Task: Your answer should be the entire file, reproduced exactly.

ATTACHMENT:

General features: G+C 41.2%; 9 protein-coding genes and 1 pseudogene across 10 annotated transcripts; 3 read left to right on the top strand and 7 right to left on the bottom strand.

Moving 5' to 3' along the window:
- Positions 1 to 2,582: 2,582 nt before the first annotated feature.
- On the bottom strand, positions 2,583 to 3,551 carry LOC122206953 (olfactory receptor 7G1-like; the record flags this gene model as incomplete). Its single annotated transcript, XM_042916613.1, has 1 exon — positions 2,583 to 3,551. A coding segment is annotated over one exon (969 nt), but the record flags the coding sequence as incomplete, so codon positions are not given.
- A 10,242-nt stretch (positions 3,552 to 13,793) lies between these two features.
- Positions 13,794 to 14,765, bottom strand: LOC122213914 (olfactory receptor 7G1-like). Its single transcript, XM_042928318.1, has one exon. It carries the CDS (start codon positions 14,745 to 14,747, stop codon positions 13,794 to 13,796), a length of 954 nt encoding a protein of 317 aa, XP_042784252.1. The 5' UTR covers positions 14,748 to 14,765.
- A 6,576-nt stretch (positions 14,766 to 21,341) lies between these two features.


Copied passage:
General features: G+C 41.2%; 9 protein-coding genes and 1 pseudogene across 10 annotated transcripts; 3 read left to right on the top strand and 7 right to left on the bottom strand.

Moving 5' to 3' along the window:
- Positions 1 to 2,582: 2,582 nt before the first annotated feature.
- On the bottom strand, positions 2,583 to 3,551 carry LOC122206953 (olfactory receptor 7G1-like; the record flags this gene model as incomplete). Its single annotated transcript, XM_042916613.1, has 1 exon — positions 2,583 to 3,551. A coding segment is annotated over one exon (969 nt), but the record flags the coding sequence as incomplete, so codon positions are not given.
- A 10,242-nt stretch (positions 3,552 to 13,793) lies between these two features.
- Positions 13,794 to 14,765, bottom strand: LOC122213914 (olfactory receptor 7G1-like). Its single transcript, XM_042928318.1, has one exon. It carries the CDS (start codon positions 14,745 to 14,747, stop codon positions 13,794 to 13,796), a length of 954 nt encoding a protein of 317 aa, XP_042784252.1. The 5' UTR covers positions 14,748 to 14,765.
- A 6,576-nt stretch (positions 14,766 to 21,341) lies between these two features.